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all hearthfires & holocausts

eating books. bleeding words.

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R.J. Palacio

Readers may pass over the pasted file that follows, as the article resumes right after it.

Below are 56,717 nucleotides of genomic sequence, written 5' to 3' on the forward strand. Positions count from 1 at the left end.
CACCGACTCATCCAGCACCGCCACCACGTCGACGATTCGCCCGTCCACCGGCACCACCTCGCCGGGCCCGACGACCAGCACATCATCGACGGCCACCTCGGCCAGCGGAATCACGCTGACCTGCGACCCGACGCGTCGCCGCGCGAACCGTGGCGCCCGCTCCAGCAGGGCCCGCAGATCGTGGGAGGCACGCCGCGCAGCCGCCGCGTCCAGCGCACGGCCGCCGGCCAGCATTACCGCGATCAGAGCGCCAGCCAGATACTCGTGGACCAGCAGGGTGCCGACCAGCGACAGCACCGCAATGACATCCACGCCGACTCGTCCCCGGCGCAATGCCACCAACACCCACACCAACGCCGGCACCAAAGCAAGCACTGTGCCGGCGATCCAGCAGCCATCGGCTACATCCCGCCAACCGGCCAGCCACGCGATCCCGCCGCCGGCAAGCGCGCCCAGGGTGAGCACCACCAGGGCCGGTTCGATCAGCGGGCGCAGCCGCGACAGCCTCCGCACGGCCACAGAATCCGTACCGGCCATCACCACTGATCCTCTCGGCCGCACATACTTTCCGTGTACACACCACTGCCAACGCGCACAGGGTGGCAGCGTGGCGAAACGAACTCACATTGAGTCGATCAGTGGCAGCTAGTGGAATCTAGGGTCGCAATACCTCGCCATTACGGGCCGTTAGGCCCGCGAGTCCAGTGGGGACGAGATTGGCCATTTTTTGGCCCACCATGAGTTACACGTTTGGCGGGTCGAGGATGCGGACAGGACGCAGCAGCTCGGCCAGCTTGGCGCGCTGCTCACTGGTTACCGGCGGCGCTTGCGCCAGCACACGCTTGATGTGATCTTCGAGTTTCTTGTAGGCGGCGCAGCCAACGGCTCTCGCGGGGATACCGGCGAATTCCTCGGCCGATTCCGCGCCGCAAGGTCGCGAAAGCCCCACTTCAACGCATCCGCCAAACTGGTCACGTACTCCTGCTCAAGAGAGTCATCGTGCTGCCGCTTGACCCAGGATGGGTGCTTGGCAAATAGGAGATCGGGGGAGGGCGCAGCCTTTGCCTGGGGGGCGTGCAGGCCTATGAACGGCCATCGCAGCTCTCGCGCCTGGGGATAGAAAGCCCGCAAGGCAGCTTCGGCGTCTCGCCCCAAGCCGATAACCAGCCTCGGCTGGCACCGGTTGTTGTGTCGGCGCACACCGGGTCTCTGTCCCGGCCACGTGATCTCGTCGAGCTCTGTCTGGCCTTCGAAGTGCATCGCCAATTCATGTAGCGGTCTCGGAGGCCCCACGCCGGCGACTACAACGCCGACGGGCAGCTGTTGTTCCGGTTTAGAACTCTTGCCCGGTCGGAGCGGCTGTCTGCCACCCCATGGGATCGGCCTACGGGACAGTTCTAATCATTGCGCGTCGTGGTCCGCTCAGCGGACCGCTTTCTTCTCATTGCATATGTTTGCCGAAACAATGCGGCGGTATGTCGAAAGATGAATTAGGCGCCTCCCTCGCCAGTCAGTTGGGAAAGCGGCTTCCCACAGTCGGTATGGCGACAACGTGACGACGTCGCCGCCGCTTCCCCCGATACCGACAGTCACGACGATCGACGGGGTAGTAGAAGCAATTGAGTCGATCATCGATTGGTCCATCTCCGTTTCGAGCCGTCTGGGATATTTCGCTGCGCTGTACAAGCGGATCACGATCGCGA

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Forever - Maggie Stiefvater I just don't know. I feel like I'm betraying myself by not loving this book more. To say I was disappointed in this book, the conclusion to one of my favorite series (okay, really just book, as I had a really hard time with Linger), is almost giving it too much credit. Disappointment carries with it some emotion, and the problem I had with Forever--much like I did with Maggie's latest, The Scorpio Races--was that I just didn't feel much of anything from it.Sam Roth has been my number one book crush for almost two years now, and after Linger crushed my heart into a million pieces on his behalf, I swore up and down I wouldn't read Forever until someone who loved him as much as I did gave me the all-clear. I just needed to know if this book was going to rip out my soul and crush it into dust. It didn't.But it also didn't make me feel much of anything else, either. Maybe my wariness to read translated into a distance from the characters, but even Sam Roth felt like a pale shadow of the boy I'd fallen in love with in Shiver. There was just no substance behind him. Everything he did and felt and said was muted. Even his interaction with Grace was understated to the point of complacency. I didn't need any burning passion between them--that's not their style or the reason I fell in love with them in the first place--but I wanted to feel some strong emotions. I wanted to feel their need for one another. Something more than just Cole telling me their love was more real than anything in the world. Show me that it is. Don't just tell me through someone else's perspective.And speaking of perspectives... the alternating points of view. What purpose did they serve? Cole is an interesting character and played an important role in the plot, but he would have been just as interesting and important through either Grace or Sam's POV. Same goes for Isabel. I like their characters, but their narrations were at best distracting, at worst completely unnecessary. The constant shift in point of view added a lot to my feelings of distance from the story. It felt as though every time I finally started to settle into a character, get my bearings, the tone shifted again. And after three hundred pages of talk, the action was short-lived and didn't even bring full resolution--very few questions posed through two and a half books were answered. What was the point in spending three hundred pages to figure out how to make Beck shift, if we weren't even going to get any answers to WHY he chose Sam, why he brought him into an existence he never wanted? Why have Sam so wrapped up in the angst of it, questioning the only father he's ever known, if in the end he was just going to shrug and say it didn't matter? SO FRUSTRATING. All in all, a very disappointing end to a story that probably should have ended with the first book, anyway. Shiver took my heart, Linger crushed it, but Forever hardly even touched it.